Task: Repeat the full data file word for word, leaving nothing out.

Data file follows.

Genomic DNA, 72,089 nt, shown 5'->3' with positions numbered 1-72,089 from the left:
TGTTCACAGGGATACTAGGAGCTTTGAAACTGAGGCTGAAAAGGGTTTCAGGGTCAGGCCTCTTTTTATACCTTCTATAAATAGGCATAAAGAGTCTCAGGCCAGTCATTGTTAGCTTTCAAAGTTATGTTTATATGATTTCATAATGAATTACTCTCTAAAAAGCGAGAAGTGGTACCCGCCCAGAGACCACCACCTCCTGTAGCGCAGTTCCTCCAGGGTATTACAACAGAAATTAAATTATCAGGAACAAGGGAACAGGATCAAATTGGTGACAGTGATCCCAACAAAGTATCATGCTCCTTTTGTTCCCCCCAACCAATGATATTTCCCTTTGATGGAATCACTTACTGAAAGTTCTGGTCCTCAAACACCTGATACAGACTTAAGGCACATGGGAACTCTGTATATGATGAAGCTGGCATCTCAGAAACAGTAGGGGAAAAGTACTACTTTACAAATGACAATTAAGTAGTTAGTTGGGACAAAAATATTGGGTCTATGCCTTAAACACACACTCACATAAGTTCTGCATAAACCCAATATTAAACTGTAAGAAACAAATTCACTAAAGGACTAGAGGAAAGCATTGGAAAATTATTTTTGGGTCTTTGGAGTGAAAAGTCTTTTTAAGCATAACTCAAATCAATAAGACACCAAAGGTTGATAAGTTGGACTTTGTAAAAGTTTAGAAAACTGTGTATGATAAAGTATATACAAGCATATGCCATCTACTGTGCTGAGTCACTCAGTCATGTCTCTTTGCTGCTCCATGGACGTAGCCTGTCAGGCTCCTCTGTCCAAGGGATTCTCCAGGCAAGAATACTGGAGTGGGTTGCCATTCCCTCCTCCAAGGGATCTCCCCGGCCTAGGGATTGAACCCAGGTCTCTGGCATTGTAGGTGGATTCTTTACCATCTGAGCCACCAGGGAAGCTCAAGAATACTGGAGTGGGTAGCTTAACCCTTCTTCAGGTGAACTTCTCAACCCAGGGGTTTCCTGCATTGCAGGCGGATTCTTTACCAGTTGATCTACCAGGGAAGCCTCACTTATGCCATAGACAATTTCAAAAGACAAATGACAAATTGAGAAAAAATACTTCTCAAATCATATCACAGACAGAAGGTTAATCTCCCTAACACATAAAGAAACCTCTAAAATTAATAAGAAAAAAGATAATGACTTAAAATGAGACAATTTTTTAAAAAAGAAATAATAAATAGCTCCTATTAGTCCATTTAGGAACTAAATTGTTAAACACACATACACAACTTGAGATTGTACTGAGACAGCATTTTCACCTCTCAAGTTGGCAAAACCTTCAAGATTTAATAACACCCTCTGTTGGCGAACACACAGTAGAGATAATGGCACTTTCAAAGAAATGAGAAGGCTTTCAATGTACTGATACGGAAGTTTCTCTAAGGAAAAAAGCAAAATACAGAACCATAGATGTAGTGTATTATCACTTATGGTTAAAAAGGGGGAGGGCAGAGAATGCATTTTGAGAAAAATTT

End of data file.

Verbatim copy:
Genomic DNA, 72,089 nt, shown 5'->3' with positions numbered 1-72,089 from the left:
TGTTCACAGGGATACTAGGAGCTTTGAAACTGAGGCTGAAAAGGGTTTCAGGGTCAGGCCTCTTTTTATACCTTCTATAAATAGGCATAAAGAGTCTCAGGCCAGTCATTGTTAGCTTTCAAAGTTATGTTTATATGATTTCATAATGAATTACTCTCTAAAAAGCGAGAAGTGGTACCCGCCCAGAGACCACCACCTCCTGTAGCGCAGTTCCTCCAGGGTATTACAACAGAAATTAAATTATCAGGAACAAGGGAACAGGATCAAATTGGTGACAGTGATCCCAACAAAGTATCATGCTCCTTTTGTTCCCCCCAACCAATGATATTTCCCTTTGATGGAATCACTTACTGAAAGTTCTGGTCCTCAAACACCTGATACAGACTTAAGGCACATGGGAACTCTGTATATGATGAAGCTGGCATCTCAGAAACAGTAGGGGAAAAGTACTACTTTACAAATGACAATTAAGTAGTTAGTTGGGACAAAAATATTGGGTCTATGCCTTAAACACACACTCACATAAGTTCTGCATAAACCCAATATTAAACTGTAAGAAACAAATTCACTAAAGGACTAGAGGAAAGCATTGGAAAATTATTTTTGGGTCTTTGGAGTGAAAAGTCTTTTTAAGCATAACTCAAATCAATAAGACACCAAAGGTTGATAAGTTGGACTTTGTAAAAGTTTAGAAAACTGTGTATGATAAAGTATATACAAGCATATGCCATCTACTGTGCTGAGTCACTCAGTCATGTCTCTTTGCTGCTCCATGGACGTAGCCTGTCAGGCTCCTCTGTCCAAGGGATTCTCCAGGCAAGAATACTGGAGTGGGTTGCCATTCCCTCCTCCAAGGGATCTCCCCGGCCTAGGGATTGAACCCAGGTCTCTGGCATTGTAGGTGGATTCTTTACCATCTGAGCCACCAGGGAAGCTCAAGAATACTGGAGTGGGTAGCTTAACCCTTCTTCAGGTGAACTTCTCAACCCAGGGGTTTCCTGCATTGCAGGCGGATTCTTTACCAGTTGATCTACCAGGGAAGCCTCACTTATGCCATAGACAATTTCAAAAGACAAATGACAAATTGAGAAAAAATACTTCTCAAATCATATCACAGACAGAAGGTTAATCTCCCTAACACATAAAGAAACCTCTAAAATTAATAAGAAAAAAGATAATGACTTAAAATGAGACAATTTTTTAAAAAAGAAATAATAAATAGCTCCTATTAGTCCATTTAGGAACTAAATTGTTAAACACACATACACAACTTGAGATTGTACTGAGACAGCATTTTCACCTCTCAAGTTGGCAAAACCTTCAAGATTTAATAACACCCTCTGTTGGCGAACACACAGTAGAGATAATGGCACTTTCAAAGAAATGAGAAGGCTTTCAATGTACTGATACGGAAGTTTCTCTAAGGAAAAAAGCAAAATACAGAACCATAGATGTAGTGTATTATCACTTATGGTTAAAAAGGGGGAGGGCAGAGAATGCATTTTGAGAAAAATTT